When you’re hitting the slopes for the first time, it can feel daunting to figure out how to manage and put on all that equipment. Learning some basic tips to get in and out of your skis can make the process smoother so you spend more time enjoying bluebird days and less time fiddling with boots and bindings. This guide will help you get in and out of your ski boots, click into your bindings and move around on skis.
Video: How to Put on Skis
How to Put on Ski Boots
- Undo all the buckles and the power strap at the top of the boot.
- To open the boot, grab the loop of the tongue and pull it forward away from you and off to the side.
- Stand up, step into the boot, sliding in your toes and then your heel. You may need to bend your knees and flex your shins forward to get your foot in at the correct angle. (Note that it’s very difficult to put your ski boots on properly when you’re sitting down.)
- Grab the tongue loop and pull up on everything. The tongue should be centered in place against your shin and the buckle flaps should overlap correctly.
- Stand up with your heel on the ground and your toe pointed up about at about a 45-degree angle to the ground.
- Cinch the power strap but don’t secure it tightly at this point.
- Start buckling at the top of the boot and work your way down.
- Fasten the top buckles until you get a nice, firm snap. It should take some effort to close the buckles. If you’re wrestling hard to close it, it’s too tight. The second buckle from the top is the most important one for keeping your heel in place.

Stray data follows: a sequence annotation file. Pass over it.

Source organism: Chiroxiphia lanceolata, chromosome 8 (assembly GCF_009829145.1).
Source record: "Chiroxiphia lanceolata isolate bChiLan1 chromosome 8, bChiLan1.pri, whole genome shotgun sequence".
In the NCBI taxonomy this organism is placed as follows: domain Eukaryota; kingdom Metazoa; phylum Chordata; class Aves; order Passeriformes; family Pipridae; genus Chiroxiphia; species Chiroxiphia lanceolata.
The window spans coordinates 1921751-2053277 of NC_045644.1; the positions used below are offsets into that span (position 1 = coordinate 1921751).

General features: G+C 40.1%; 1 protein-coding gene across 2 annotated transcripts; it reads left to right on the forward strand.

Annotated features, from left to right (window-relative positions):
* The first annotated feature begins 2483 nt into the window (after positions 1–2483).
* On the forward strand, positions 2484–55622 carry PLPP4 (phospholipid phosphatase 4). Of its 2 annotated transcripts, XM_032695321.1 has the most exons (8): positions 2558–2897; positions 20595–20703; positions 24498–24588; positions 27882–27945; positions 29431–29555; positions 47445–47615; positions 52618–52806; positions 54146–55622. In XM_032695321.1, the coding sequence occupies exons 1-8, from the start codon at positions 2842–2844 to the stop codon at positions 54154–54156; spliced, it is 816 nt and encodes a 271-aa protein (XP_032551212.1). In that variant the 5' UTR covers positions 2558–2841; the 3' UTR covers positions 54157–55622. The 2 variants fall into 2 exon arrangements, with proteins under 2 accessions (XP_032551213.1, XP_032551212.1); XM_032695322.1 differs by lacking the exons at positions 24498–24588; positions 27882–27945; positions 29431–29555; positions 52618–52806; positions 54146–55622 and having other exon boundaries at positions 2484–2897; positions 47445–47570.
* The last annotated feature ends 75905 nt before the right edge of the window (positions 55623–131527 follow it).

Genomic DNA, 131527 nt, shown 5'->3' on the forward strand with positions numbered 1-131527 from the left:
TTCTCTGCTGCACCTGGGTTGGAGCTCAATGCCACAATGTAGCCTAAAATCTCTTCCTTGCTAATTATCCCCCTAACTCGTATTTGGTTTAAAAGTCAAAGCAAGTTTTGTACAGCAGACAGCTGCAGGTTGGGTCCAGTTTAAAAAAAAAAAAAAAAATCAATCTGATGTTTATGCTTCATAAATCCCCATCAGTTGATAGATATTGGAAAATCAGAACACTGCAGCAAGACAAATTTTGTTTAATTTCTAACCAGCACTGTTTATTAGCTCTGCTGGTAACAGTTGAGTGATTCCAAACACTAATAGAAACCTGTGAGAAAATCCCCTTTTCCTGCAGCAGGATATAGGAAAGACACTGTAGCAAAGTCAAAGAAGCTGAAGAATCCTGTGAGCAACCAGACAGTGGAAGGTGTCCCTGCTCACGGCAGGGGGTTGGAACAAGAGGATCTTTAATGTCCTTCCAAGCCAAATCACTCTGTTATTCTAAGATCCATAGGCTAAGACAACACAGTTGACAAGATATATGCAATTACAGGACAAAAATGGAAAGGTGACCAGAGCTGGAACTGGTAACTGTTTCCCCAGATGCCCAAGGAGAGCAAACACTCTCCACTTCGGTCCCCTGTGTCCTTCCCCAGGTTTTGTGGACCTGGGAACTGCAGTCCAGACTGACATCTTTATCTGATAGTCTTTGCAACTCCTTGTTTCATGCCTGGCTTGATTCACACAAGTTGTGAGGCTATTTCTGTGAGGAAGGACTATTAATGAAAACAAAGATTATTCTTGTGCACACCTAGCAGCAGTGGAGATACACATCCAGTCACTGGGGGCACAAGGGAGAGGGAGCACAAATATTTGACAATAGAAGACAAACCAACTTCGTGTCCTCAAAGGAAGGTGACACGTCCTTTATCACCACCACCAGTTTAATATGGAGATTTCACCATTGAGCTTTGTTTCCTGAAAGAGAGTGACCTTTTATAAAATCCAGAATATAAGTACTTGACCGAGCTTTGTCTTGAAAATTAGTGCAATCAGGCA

- Take your power strap and secure it so that it matches the snugness of the top buckles.
- Flex forward and fasten the lower buckles. You want enough tension to hold your boot closed, but not so tight that you’ll cut off blood circulation to your feet. If you crank it too tight, you’ll notice that it will slightly deform the plastic.
How to make sure your ski boots fit properly:
- When standing upright, your toes should brush the front of the boot. You shouldn’t be able to wiggle your toes much — once you flex forward in a ski stance you’ll have more room.
- When you flex forward into a ski stance, you’ll feel your toes pull slightly away from the front of the boot. You shouldn’t feel any pressure points.
- You may need to re-adjust your strap and buckles after a couple of runs.
- Remember that the more snug and better your boots fit, the easier it will be to control your skis.
How to Click Into Your Ski Bindings
- Set your skis parallel on a flat surface or across the slope (perpendicular to the fall line) so they don’t slide away from you. (Hint: Put your skis on close to where you want to start skiing, such as near a chairlift).
- Skis typically aren’t designated for the right or left foot. Sometimes ski shops mount and test your bindings using a specific left or right boot and may mark skis right or left.
- Make sure the heel pieces of the ski bindings are pushed down.
- Use your ski poles to tap excess snow from your boots. Or tap your boots gently against the toe or heel piece of your binding to remove the snow. ( Snow clumped on the bottom of boots is a common reason people can’t get into their skis.) Also clear the binding’s toe piece of snow.